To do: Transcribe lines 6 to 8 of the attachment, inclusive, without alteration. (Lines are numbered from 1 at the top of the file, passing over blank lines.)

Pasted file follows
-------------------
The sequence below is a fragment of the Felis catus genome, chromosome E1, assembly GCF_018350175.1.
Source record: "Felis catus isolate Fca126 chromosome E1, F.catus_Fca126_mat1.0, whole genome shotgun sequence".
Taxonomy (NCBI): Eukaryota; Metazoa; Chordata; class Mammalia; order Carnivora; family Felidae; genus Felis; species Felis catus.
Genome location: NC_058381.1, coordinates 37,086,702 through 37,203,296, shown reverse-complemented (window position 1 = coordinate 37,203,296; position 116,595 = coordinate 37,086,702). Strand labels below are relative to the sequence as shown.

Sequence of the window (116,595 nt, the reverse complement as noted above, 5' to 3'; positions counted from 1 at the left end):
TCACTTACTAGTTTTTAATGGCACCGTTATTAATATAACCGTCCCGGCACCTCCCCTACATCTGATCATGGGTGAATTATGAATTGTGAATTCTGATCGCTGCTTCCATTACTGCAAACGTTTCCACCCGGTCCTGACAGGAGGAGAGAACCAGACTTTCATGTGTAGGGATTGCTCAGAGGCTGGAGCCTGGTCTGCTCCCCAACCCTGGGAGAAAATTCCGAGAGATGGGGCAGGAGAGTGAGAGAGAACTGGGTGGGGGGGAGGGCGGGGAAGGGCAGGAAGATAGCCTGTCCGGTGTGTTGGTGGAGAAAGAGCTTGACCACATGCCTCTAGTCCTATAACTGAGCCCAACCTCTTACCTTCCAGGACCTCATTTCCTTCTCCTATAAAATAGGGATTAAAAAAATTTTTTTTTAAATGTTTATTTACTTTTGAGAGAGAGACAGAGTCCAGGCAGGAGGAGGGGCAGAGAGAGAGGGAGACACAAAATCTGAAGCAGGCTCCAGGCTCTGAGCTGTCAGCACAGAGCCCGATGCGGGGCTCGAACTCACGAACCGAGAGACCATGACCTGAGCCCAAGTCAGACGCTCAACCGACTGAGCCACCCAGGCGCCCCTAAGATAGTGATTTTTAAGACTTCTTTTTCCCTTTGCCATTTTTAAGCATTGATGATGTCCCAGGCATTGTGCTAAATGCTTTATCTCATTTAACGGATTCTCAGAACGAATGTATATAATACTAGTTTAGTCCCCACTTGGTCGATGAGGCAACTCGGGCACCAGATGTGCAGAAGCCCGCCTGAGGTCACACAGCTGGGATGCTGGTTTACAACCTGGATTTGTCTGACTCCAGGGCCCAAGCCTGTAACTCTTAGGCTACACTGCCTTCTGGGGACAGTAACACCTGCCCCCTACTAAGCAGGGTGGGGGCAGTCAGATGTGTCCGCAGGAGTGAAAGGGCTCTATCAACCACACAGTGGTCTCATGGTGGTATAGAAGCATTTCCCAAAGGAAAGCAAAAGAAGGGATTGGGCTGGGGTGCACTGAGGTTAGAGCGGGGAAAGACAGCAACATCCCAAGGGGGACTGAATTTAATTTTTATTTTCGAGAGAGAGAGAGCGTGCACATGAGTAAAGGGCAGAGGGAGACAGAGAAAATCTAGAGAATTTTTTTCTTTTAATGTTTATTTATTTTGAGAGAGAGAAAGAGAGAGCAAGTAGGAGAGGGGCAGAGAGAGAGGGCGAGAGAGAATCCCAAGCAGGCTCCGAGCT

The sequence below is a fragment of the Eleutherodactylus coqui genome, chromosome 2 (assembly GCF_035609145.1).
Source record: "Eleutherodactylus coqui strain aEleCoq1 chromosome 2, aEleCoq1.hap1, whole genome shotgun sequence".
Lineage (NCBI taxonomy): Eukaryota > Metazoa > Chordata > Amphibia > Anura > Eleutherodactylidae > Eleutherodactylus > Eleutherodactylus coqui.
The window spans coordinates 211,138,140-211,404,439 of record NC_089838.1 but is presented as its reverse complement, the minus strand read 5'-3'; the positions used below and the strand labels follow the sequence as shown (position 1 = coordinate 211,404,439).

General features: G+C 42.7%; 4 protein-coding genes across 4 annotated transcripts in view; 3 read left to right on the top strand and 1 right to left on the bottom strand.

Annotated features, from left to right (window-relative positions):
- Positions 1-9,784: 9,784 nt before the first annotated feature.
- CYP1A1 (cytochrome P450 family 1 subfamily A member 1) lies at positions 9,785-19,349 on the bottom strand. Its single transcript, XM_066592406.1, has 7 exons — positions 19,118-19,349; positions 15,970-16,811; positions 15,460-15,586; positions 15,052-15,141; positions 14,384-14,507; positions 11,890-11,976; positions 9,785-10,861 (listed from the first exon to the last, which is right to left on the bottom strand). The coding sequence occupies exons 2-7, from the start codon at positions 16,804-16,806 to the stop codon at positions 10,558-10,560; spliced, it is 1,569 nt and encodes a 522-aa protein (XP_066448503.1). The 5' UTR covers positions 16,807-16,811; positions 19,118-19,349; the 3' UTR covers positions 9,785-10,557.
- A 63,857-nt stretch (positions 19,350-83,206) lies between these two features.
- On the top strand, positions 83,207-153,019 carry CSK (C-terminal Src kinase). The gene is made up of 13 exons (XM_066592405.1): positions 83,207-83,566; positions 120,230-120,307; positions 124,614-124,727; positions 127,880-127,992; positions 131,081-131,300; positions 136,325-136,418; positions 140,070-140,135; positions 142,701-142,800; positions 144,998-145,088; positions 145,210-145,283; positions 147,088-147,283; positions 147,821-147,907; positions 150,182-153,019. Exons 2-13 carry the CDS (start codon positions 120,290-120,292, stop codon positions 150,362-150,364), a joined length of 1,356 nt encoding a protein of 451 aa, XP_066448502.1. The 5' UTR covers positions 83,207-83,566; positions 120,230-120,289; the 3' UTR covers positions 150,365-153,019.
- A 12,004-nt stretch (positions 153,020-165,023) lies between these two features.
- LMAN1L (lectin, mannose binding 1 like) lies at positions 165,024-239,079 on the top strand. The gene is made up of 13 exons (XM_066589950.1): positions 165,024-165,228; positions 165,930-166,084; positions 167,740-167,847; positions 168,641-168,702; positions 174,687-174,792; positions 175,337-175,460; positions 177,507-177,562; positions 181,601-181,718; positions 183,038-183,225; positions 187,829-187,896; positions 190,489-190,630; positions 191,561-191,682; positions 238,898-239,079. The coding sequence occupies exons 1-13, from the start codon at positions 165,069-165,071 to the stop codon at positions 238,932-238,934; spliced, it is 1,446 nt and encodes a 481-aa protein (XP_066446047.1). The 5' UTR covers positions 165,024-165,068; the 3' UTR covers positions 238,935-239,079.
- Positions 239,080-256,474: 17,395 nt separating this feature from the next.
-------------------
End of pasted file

TCACTTACTAGTTTTTAATGGCACCGTTATTAATATAACCGTCCCGGCACCTCCCCTACATCTGATCATGGGTGAATTATGAATTGTGAATTCTGATCGCTGCTTCCATTACTGCAAACGTTTCCACCCGGTCCTGACAGGAGGAGAGAACCAGACTTTCATGTGTAGGGATTGCTCAGAGGCTGGAGCCTGGTCTGCTCCCCAACCCTGGGAGAAAATTCCGAGAGATGGGGCAGGAGAGTGAGAGAGAACTGGGTGGGGGGGAGGGCGGGGAAGGGCAGGAAGATAGCCTGTCCGGTGTGTTGGTGGAGAAAGAGCTTGACCACATGCCTCTAGTCCTATAACTGAGCCCAACCTCTTACCTTCCAGGACCTCATTTCCTTCTCCTATAAAATAGGGATTAAAAAAATTTTTTTTTAAATGTTTATTTACTTTTGAGAGAGAGACAGAGTCCAGGCAGGAGGAGGGGCAGAGAGAGAGGGAGACACAAAATCTGAAGCAGGCTCCAGGCTCTGAGCTGTCAGCACAGAGCCCGATGCGGGGCTCGAACTCACGAACCGAGAGACCATGACCTGAGCCCAAGTCAGACGCTCAACCGACTGAGCCACCCAGGCGCCCCTAAGATAGTGATTTTTAAGACTTCTTTTTCCCTTTGCCATTTTTAAGCATTGATGATGTCCCAGGCATTGTGCTAAATGCTTTATCTCATTTAACGGATTCTCAGAACGAATGTATATAATACTAGTTTAGTCCCCACTTGGTCGATGAGGCAACTCGGGCACCAGATGTGCAGAAGCCCGCCTGAGGTCACACAGCTGGGATGCTGGTTTACAACCTGGATTTGTCTGACTCCAGGGCCCAAGCCTGTAACTCTTAGGCTACACTGCCTTCTGGGGACAGTAACACCTGCCCCCTACTAAGCAGGGTGGGGGCAGTCAGATGTGTCCGCAGGAGTGAAAGGGCTCTATCAACCACACAGTGGTCTCATGGTGGTATAGAAGCATTTCCCAAAGGAAAGCAAAAGAAGGGATTGGGCTGGGGTGCACTGAGGTTAGAGCGGGGAAAGACAGCAACATCCCAAGGGGGACTGAATTTAATTTTTATTTTCGAGAGAGAGAGAGCGTGCACATGAGTAAAGGGCAGAGGGAGACAGAGAAAATCTAGAGAATTTTTTTCTTTTAATGTTTATTTATTTTGAGAGAGAGAAAGAGAGAGCAAGTAGGAGAGGGGCAGAGAGAGAGGGCGAGAGAGAATCCCAAGCAGGCTCCGAGCT

The sequence below is a fragment of the Eleutherodactylus coqui genome, chromosome 2 (assembly GCF_035609145.1).
Source record: "Eleutherodactylus coqui strain aEleCoq1 chromosome 2, aEleCoq1.hap1, whole genome shotgun sequence".